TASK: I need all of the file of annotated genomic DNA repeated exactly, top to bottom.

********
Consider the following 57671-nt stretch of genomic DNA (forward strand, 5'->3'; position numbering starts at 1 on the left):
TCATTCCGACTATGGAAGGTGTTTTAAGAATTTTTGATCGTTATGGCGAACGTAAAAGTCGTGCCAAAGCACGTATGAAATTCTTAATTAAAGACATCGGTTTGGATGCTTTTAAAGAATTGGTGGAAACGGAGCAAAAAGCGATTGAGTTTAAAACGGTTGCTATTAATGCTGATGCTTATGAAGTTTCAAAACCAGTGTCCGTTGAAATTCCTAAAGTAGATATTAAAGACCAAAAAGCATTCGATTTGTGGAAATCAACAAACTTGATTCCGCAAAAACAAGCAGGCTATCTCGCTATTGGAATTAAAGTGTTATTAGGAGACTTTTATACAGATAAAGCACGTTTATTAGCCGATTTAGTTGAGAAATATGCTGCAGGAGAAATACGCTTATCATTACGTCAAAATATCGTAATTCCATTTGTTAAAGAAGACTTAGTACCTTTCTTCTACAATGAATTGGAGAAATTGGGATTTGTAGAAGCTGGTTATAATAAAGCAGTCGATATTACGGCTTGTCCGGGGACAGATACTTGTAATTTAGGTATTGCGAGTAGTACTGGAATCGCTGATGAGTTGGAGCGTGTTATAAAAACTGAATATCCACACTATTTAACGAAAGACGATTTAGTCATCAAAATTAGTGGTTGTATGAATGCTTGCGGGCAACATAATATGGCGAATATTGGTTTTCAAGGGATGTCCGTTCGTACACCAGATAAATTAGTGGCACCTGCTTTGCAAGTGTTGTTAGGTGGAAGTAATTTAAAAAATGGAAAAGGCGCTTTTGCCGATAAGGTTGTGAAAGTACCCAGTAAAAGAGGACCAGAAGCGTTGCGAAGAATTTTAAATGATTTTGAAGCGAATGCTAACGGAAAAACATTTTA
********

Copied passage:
Consider the following 57671-nt stretch of genomic DNA (forward strand, 5'->3'; position numbering starts at 1 on the left):
TCATTCCGACTATGGAAGGTGTTTTAAGAATTTTTGATCGTTATGGCGAACGTAAAAGTCGTGCCAAAGCACGTATGAAATTCTTAATTAAAGACATCGGTTTGGATGCTTTTAAAGAATTGGTGGAAACGGAGCAAAAAGCGATTGAGTTTAAAACGGTTGCTATTAATGCTGATGCTTATGAAGTTTCAAAACCAGTGTCCGTTGAAATTCCTAAAGTAGATATTAAAGACCAAAAAGCATTCGATTTGTGGAAATCAACAAACTTGATTCCGCAAAAACAAGCAGGCTATCTCGCTATTGGAATTAAAGTGTTATTAGGAGACTTTTATACAGATAAAGCACGTTTATTAGCCGATTTAGTTGAGAAATATGCTGCAGGAGAAATACGCTTATCATTACGTCAAAATATCGTAATTCCATTTGTTAAAGAAGACTTAGTACCTTTCTTCTACAATGAATTGGAGAAATTGGGATTTGTAGAAGCTGGTTATAATAAAGCAGTCGATATTACGGCTTGTCCGGGGACAGATACTTGTAATTTAGGTATTGCGAGTAGTACTGGAATCGCTGATGAGTTGGAGCGTGTTATAAAAACTGAATATCCACACTATTTAACGAAAGACGATTTAGTCATCAAAATTAGTGGTTGTATGAATGCTTGCGGGCAACATAATATGGCGAATATTGGTTTTCAAGGGATGTCCGTTCGTACACCAGATAAATTAGTGGCACCTGCTTTGCAAGTGTTGTTAGGTGGAAGTAATTTAAAAAATGGAAAAGGCGCTTTTGCCGATAAGGTTGTGAAAGTACCCAGTAAAAGAGGACCAGAAGCGTTGCGAAGAATTTTAAATGATTTTGAAGCGAATGCTAACGGAAAAACATTTTA